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Gazprom sets its sights on US market

By Derek Brower

Gazprom aims to capture 10% of the US gas market within four to five years, the boss of its export division said yesterday.

Alexander Medvedev said the company's operations there would follow the "organic growth route" that has seen Gazprom's business expand in the UK, another liberalised energy market.

"We are now following the same method in the US. We know how to work in fully liberalised markets," he said. Gazprom said its marketing business began trading from a Houston office earlier this week.

The Russian state-controlled gas company has contracted to supply LNG to the US from its Sakhalin-2 plant, in Russia's far east, and could also send LNG to the country from the Shtokman field, in the Barents Sea, once it comes on stream.

And Medvedev rejected notions that recent new discoveries of vast unconventional gas resources in the US would ruin prospects for LNG exporters to the country.

"There are many myths about shale production," he said. Production from shale gas needs continuous drilling to prevent output falling quickly, he said. Optimists had also failed to account for the environmental cost, including heavy water use of the production process, he suggested.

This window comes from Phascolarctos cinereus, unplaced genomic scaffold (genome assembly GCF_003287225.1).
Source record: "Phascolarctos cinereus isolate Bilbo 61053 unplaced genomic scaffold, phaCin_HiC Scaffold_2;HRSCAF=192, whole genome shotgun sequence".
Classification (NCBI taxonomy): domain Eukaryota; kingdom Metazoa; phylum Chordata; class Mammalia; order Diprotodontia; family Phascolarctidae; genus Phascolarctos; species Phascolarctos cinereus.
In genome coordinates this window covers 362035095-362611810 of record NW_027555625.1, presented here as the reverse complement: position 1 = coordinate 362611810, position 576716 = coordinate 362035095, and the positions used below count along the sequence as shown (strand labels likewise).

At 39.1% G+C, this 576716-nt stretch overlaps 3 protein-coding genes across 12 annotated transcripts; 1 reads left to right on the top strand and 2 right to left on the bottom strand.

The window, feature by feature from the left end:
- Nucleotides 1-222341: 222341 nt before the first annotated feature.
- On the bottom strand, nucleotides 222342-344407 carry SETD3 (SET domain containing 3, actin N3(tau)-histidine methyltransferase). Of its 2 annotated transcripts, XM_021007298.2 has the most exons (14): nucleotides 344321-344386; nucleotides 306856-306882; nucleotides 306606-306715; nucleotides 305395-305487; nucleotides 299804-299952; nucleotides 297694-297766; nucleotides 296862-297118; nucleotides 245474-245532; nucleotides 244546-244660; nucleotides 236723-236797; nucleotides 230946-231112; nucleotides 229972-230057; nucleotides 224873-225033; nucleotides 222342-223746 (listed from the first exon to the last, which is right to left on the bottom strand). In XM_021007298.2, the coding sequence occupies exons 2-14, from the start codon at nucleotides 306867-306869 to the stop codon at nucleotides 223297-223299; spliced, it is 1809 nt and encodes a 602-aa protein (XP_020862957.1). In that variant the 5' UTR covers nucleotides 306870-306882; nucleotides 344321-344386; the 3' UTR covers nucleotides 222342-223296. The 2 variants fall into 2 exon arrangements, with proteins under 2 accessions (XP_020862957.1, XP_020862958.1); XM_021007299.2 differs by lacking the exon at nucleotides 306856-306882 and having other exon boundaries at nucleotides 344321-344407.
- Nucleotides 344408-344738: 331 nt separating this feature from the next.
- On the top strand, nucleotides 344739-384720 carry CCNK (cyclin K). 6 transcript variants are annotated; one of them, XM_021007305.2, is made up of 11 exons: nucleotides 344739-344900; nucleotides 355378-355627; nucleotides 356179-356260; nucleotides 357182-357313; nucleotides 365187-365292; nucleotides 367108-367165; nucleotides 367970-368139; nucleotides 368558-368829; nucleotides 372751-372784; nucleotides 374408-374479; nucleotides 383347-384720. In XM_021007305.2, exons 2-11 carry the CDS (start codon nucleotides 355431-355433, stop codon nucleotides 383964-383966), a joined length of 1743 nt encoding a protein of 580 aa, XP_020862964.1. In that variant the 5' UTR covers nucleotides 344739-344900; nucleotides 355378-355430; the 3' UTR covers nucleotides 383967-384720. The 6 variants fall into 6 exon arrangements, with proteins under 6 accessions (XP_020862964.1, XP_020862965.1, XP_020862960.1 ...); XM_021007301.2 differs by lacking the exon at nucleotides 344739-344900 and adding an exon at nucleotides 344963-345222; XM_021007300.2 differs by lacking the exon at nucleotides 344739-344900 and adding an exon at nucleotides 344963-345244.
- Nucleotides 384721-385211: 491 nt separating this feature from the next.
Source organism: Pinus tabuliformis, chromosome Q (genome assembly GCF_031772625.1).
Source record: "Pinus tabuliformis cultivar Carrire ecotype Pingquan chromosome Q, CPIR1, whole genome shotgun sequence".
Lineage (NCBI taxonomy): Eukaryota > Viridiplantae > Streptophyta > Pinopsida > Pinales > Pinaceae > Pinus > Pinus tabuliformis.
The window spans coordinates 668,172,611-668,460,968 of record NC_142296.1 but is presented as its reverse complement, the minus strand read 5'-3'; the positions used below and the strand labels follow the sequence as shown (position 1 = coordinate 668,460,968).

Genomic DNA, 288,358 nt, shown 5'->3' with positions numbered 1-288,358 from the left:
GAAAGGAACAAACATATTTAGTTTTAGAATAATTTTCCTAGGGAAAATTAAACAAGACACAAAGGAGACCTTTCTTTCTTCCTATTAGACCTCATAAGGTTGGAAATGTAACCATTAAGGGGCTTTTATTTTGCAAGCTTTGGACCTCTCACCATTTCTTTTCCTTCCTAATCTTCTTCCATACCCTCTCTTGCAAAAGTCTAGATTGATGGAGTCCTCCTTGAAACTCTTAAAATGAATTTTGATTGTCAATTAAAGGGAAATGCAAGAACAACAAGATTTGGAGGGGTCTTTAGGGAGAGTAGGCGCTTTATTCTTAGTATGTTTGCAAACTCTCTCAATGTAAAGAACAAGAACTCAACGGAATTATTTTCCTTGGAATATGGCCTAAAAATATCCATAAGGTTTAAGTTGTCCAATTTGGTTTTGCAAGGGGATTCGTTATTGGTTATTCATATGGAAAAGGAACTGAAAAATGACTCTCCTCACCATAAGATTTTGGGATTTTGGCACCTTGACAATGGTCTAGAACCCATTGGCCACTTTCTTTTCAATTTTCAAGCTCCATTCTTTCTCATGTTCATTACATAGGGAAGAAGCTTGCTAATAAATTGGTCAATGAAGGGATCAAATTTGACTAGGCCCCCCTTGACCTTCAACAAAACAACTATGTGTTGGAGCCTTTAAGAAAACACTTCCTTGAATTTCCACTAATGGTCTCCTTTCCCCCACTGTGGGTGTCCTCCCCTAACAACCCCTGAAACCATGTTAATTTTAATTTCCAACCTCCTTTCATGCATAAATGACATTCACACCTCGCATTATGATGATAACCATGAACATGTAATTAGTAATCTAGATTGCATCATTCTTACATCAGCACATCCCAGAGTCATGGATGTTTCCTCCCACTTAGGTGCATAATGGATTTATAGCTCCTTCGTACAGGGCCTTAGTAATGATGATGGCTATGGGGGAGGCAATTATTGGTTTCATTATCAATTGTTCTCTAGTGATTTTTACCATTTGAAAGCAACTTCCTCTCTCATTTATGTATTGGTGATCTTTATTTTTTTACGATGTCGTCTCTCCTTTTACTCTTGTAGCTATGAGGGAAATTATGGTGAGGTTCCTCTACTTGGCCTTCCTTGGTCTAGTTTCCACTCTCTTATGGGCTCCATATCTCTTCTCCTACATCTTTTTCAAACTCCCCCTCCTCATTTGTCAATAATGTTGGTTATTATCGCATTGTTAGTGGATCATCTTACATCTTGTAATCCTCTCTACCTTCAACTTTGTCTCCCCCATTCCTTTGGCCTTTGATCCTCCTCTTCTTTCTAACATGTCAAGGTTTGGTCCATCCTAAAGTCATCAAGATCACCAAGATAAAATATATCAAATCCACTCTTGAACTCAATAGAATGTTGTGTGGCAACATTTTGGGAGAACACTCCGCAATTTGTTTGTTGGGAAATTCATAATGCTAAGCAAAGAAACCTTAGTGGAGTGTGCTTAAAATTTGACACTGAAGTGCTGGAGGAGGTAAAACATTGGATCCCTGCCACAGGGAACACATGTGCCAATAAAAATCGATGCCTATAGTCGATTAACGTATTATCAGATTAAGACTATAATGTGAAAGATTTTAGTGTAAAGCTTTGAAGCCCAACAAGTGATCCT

In any case, Medvedev added, LNG supplies to the US would be competitive at a price of $6-7/m Btu. Yesterday in New York, the front-month Nymex natural gas contracts were trading just shy of $5/m Btu, although analysts expect a recovery in US prices next year.

Briefing journalists yesterday at the WGC in Buenos Aires, Medvedev also said Gazprom was close to opening an office in Brazil that would run the company's operations in Latin America. Gazprom is already working in the Venezuelan upstream, where its projects include a heavy-oil block in the country's Orinoco region.

Medvedev said Gazprom would also seek projects in Brazil's LNG sector. There, the state-controlled energy company, Petrobras, is considering development of LNG from the offshore pre-salt sector.

Meanwhile, the Kremlin confirmed yesterday that Turkmenistan and Russia have resolved a dispute that has halted exports of Turkmenistan's gas through Russia's pipelines since April.

The agreement followed a meeting last month between Dmitry Medvedev and Gurganbuly Berdymukhamedov, the countries' presidents. Turkmenistan said it would resume exports by the end of October.

The dispute, which has cost Turkmenistan about $1bn a month, erupted in April after an explosion on a pipeline linking the two countries. However, analysts said disagreements about the price of Turkmenistan's gas were behind the shut-in.

Gazprom imports about 50bn cm/y of gas from Turkmenistan, most of which it sells on to customers in Europe. However, as gas prices in western Europe collapsed this year, the Russian company found itself squeezed by the high rates demanded by Turkmenistan.

Relations with Ukraine have also improved, although Medvedev told reporters yesterday that Gazprom "cannot guarantee" that another conflict with Ukraine over gas supplies will be avoided. About 85% of Gazprom's exports to Europe flow through Ukraine.

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